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The EU got its wish when U.S. President Joe Biden issued an order to reenter the Paris Agreement — but now that America is back, Europe is worried about being outcompeted and outspent.
After years of standing up to Donald Trump’s onslaught on the Paris Agreement, Europe has no intention of being sidelined in diplomacy or losing the lead in clean tech.
Europe’s priority is to avoid a return to the days when climate geopolitics were driven by deals between Washington and Beijing; after years of careful relationship building with China, the EU wants to stay at climate’s top table. Pushing China to do more to cut its emissions at home is a key goal for the COP26 U.N. climate talks this November.
It’s not that the new White House team isn’t aware of the past four years — Former U.S. Secretary of State John Kerry, now Biden’s climate envoy, promised “humility” mixed with “ambition” at a business leaders conference on Thursday. He said he felt “pain and some embarrassment” over the U.S.’ behavior under Trump, and praised Europe for its perseverance.
European feelings remain bruised. Being a climate leader is also increasingly about capturing what Kerry called “an unprecedented wealth creation opportunity” on Thursday.
“Kerry will go around [to] everyone, [saying] we will give you money to buy American clean technology,” said a senior EU official, “and [he] will win the Nobel Prize.”
“Everyone is infatuated with John Kerry now … but actually the Europeans should win the Nobel prize,” they added.
Kerry spoke with Frans Timmermans, the EU executive vice president in charge of the Green Deal, on Thursday. The U.S. climate envoy met virtually with all 27 EU foreign ministers on Friday, before they finalize a set of climate and energy diplomacy priorities for the bloc.
The European Green Deal, which aims to slash greenhouse gas emissions to net zero by 2050, has given the EU a policy lead. Biden has promised to inject $2 trillion into clean energy during his four-year term, however, almost double the size of the EU budget for 2021-2027.
This raises EU worries that a Biden-led U.S., pouring vast resources into green energy and tech, will overshadow the bloc’s own efforts.
The U.S. return, said European Commission President Ursula von der Leyen on Wednesday, is “great news.” But, she added, it was “further reason for Europe to speed up its effort to get moving, and to keep the first-mover advantage. This is important.”
“I like competition,” she added. “It’s good competition. It’s positive competition when it comes to the green economy.”
Governments increasingly view acting on climate change in terms of an economic race. Where industrial interests are involved, according to Simone Tagliapietra, a research fellow at the Brussels-based Bruegel think tank, “competition will prevail over cooperation.”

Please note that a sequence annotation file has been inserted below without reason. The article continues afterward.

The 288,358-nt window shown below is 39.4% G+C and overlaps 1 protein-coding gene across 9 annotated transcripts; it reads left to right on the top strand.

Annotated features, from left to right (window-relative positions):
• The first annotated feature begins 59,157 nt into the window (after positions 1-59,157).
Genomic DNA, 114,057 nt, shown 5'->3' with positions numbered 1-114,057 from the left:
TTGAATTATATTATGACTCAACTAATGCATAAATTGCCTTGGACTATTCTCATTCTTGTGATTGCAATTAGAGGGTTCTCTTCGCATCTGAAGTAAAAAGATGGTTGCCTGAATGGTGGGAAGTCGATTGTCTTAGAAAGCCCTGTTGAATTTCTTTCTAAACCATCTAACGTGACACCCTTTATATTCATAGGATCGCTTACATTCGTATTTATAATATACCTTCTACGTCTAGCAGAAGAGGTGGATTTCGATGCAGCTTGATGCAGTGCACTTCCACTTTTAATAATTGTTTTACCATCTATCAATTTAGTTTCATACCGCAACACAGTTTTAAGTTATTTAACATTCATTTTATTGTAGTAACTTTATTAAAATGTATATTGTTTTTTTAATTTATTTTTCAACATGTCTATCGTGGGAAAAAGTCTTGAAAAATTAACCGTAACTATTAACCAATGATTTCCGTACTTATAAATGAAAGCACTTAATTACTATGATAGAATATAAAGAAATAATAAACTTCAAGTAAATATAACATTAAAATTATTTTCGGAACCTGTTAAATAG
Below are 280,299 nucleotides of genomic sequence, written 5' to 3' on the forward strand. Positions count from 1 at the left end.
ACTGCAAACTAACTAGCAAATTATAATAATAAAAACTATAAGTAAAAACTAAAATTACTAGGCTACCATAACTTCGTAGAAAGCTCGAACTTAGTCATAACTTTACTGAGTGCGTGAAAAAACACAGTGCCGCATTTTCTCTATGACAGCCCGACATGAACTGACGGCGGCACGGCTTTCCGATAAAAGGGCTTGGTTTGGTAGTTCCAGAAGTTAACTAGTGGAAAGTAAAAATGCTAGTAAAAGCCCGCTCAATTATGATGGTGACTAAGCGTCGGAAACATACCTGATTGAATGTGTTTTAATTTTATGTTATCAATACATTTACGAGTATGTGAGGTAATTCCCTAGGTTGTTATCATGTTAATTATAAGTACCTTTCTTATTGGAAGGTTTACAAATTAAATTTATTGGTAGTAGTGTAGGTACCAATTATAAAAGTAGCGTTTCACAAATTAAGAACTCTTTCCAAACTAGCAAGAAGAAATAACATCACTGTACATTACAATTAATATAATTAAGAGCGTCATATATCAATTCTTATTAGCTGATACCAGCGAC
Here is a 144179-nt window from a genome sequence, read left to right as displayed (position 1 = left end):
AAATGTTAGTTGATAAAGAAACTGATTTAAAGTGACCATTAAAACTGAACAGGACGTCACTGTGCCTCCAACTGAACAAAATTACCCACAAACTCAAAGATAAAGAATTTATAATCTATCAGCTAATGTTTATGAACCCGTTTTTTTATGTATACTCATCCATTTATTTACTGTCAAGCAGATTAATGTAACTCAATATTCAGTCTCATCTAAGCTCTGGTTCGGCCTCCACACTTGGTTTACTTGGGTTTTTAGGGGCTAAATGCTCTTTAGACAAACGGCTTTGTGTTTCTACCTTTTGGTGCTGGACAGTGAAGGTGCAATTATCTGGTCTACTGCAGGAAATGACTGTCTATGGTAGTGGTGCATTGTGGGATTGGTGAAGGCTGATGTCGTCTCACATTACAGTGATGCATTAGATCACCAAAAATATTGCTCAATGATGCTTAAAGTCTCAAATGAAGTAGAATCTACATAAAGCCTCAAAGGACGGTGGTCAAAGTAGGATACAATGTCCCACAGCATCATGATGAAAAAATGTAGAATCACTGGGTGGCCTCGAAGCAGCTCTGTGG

On the Continent, renewable and other clean tech businesses are urging the EU to speed up its regulatory and investment efforts to boost their capacities.
“The EU is in a good position right now to be a leader, but it needs to wake up and innovate very quickly because we’re in a race now — the race to zero [emissions],” said Ursula Woodburn, of the European Corporate Leaders Group.
The European Investment Bank warned on Thursday that European investment in mitigating climate change was still ahead of the United States, but “well behind that of China.” And even though Europe registers more patents for green technologies than anywhere else, the gap between EU climate objectives and investment “is growing,” they said, adding that “Europe is losing ground.”
Woodburn said the EU should channel more investments into clean tech and industries such as green steel and cement, leveraging trade agreements and coming up with measures to support “the industries that are really pushing ahead on climate policies.”
The strongest hope for transatlantic collaboration, Tagliapietra said, are projects such as a carbon border tax — an idea favored by the EU and the new U.S. administration — as well as reforestation and carbon capture. Von der Leyen specified on Wednesday that the EU would want to “deepen partnership” on emissions trading and carbon pricing, as well as biodiversity loss.
Another area where cooperation might win out is in the regulation of emerging technologies, such as hydrogen, and the setting of standards to control pollution in old ones, such as methane emissions.
“Neither the U.S. nor the EU alone really has the market power to completely set global standards,” said Jennifer Tollman, a policy advisor at the E3G think tank. “But together, they’re such a significant market share that they actually start to have very strong influence over global markets.”